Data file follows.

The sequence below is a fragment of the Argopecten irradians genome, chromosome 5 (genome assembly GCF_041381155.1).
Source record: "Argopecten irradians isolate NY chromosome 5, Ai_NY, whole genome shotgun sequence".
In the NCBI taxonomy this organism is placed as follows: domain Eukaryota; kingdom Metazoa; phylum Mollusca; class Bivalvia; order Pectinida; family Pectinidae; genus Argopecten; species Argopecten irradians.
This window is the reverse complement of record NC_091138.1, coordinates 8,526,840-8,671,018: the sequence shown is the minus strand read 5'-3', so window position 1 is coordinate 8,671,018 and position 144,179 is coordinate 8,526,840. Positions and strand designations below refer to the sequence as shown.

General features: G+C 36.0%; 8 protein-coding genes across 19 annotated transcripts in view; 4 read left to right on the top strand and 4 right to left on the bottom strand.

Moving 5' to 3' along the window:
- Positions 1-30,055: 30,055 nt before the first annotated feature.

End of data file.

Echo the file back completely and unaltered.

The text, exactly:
The sequence below is a fragment of the Argopecten irradians genome, chromosome 5 (genome assembly GCF_041381155.1).
Source record: "Argopecten irradians isolate NY chromosome 5, Ai_NY, whole genome shotgun sequence".
In the NCBI taxonomy this organism is placed as follows: domain Eukaryota; kingdom Metazoa; phylum Mollusca; class Bivalvia; order Pectinida; family Pectinidae; genus Argopecten; species Argopecten irradians.
This window is the reverse complement of record NC_091138.1, coordinates 8,526,840-8,671,018: the sequence shown is the minus strand read 5'-3', so window position 1 is coordinate 8,671,018 and position 144,179 is coordinate 8,526,840. Positions and strand designations below refer to the sequence as shown.

General features: G+C 36.0%; 8 protein-coding genes across 19 annotated transcripts in view; 4 read left to right on the top strand and 4 right to left on the bottom strand.

Moving 5' to 3' along the window:
- Positions 1-30,055: 30,055 nt before the first annotated feature.